Let's review the key benefits of a flexitarian diet:
Better health outcomes
For the vast majority of people in Western society, eating less red meat is a good idea. While meat is an excellent source of protein and can play an important role in a healthy diet, most people overdo it. According to Australian Dietary Guidelines, we should limit red meat consumption to 455 g of cooked lean red meat per week. While this is actually 600-700 g when measured raw, it equates to just 65 g per day.
On average, Australians eat around 90 kg of meat each year, which works out to just under 250 g per day. While this is around four times the recommended limit, most of this intake comes from poultry. In terms of red meat alone, Australians aged 19 years and over consume almost 560 g of red meat per week, which is still way above recommended levels. Eating all this meat can have negative — and rather serious — health implications.
Clear links have been found between high meat intake and a higher risk for heart disease, cancer, diabetes, and premature death. According to some experts, people should reduce their meat servings and consider red meat a luxury instead of a staple. This aligns with the approach of many flexitarians, who choose to supplement a plant-based diet with occasional meat dishes. Not only is this a great way to eat less meat, but it's also a simple way to boost your intake of healthy vegetables, fruits, and grains.
Eating meat has a huge environmental footprint, and collective diet changes can be a positive influence. According to data published in Nature Food, food systems are responsible for an estimated 34% of global emissions. Most of this contribution came from agriculture and land-use activities at 71%, along with retail, transport, waste management, and other food systems. Most of this impact is due to meat, with global greenhouse gas emissions from animal-based foods twice those of plant-based foods.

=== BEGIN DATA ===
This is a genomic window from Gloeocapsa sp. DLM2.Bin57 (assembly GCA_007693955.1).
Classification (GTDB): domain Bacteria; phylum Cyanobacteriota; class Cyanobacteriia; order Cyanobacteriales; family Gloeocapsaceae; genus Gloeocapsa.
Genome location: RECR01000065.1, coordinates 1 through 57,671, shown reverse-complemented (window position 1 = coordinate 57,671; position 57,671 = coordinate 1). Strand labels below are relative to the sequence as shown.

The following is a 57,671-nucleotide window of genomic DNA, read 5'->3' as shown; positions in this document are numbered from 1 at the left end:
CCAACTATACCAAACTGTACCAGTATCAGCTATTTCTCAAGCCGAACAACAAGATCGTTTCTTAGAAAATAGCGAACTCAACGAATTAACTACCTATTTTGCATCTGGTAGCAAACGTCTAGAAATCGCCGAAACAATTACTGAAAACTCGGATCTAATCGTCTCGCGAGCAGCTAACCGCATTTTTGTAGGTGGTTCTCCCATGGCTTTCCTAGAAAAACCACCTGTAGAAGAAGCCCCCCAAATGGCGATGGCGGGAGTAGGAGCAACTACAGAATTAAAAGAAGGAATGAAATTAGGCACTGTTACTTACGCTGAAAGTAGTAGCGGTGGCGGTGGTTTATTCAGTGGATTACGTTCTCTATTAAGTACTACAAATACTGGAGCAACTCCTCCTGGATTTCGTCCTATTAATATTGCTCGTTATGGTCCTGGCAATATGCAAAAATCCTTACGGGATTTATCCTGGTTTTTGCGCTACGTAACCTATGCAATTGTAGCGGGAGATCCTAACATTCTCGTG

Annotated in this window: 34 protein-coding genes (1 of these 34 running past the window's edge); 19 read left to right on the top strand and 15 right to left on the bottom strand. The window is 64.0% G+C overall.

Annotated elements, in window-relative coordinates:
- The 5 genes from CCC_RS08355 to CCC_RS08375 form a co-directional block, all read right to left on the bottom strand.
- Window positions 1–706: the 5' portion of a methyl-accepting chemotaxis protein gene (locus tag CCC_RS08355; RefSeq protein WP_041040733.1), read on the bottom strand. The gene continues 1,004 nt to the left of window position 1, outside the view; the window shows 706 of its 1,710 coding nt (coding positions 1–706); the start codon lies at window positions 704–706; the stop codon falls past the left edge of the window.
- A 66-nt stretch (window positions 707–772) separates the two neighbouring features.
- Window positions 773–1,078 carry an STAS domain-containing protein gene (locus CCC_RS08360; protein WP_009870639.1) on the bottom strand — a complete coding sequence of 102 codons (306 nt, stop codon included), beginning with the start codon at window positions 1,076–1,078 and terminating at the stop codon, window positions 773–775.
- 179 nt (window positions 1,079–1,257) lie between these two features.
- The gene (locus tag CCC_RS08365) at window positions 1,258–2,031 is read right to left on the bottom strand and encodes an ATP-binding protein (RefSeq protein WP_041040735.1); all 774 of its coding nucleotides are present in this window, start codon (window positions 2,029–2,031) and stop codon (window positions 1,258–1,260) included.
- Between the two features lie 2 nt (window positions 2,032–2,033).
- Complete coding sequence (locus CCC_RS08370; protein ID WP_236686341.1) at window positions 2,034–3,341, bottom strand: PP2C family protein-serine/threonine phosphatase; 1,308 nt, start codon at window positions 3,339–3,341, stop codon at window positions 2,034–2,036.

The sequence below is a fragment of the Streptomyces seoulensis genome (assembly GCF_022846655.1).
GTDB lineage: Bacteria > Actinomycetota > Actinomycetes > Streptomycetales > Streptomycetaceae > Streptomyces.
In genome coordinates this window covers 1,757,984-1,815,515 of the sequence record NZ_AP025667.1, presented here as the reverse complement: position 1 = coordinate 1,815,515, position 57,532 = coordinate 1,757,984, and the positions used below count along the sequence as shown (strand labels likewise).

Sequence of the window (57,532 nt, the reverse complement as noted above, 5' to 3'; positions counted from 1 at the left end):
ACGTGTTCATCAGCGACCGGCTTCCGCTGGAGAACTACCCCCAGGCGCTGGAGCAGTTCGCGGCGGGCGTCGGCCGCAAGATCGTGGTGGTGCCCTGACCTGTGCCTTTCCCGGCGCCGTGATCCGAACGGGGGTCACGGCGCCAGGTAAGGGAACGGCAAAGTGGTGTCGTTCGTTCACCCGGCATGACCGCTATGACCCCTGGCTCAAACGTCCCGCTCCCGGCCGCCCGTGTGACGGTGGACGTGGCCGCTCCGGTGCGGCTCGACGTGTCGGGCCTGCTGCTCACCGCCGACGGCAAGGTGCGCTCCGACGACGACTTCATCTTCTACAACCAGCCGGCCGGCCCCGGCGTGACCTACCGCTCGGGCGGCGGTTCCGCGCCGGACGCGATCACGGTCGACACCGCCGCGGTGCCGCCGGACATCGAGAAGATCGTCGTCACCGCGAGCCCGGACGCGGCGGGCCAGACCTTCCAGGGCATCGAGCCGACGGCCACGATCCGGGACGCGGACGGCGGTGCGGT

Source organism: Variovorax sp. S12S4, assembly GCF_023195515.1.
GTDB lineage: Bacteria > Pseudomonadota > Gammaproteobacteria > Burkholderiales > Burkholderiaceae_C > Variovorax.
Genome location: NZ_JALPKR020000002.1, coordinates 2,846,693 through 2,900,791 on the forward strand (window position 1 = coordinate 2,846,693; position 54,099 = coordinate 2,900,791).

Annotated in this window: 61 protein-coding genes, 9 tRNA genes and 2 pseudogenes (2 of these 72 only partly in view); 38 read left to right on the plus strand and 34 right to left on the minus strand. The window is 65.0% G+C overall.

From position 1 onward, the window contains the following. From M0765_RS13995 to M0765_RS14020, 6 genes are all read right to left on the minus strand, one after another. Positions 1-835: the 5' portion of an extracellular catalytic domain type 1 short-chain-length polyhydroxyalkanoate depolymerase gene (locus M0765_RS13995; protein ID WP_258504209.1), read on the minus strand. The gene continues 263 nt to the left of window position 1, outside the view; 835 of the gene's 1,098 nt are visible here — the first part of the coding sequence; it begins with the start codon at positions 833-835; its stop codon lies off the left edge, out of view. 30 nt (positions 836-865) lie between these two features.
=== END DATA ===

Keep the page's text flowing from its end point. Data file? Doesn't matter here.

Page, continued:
Once again, flexitarianism represents a practical and realistic solution to this problem. While plant-based foods still have an impact on natural ecosystems and sustainability is certainly not a given, reducing meat consumption can make a positive impact. Adopting a flexible approach to meat eating can also be beneficial to animal welfare. While eating meat will always harm animals by definition, approaching it as a luxury may help people to think more about what they're buying.
The current cost of living crisis is affecting the entire world. The price of meat is going up all the time, and more people are looking for viable alternatives. There are lots of great plant-based protein sources, many of which offer the benefits of meat at a much lower price. Basic examples include beans and pulses, nuts and seeds, and cereals and grains. Tasty meat substitutes have been eaten by vegetarians for many years, including tofu, tempeh, and numerous soy products.
If you want maximum protein without buying meat, certain plant-based superfoods are perfect for the job. From spirulina and quinoa to amaranth and chia seeds, it's possible to get the protein you need without eating meat all the time. There are also lots of highly effective protein powders on the market, which you can easily add to shakes, smoothies, and cereals. Combining whole foods and supplements wisely helps you to stay healthy and save money. This is great for the weekly budget, and when you do buy meat from time to time, you're more likely to have money for the good stuff.
Along with the driving forces listed above, which are shared by traditional vegetarians and vegans, flexitarians enjoy the added benefit of convenience. Being open to eating more foods makes it easier to shop, dine out, and eat with your friends and family. More than that, however, it can also be more sustainable for your lifestyle. Just like strict exercise regimes, setting unrealistic limits on what you can and can't eat often leads to feelings of failure and guilt. Instead of alternating between strict vegetarian and meat-heavy diets like some people do, allowing room for movement can lead to a healthier and more stable diet over time.
If you're looking for a great range of healthy natural foods and supplements, we have everything you need. Whether you're a vegan, a vegetarian, a flexitarian, or none of the above, Healthy Being is dedicated to your well-being. So check out our great range of products today or contact our team to learn more.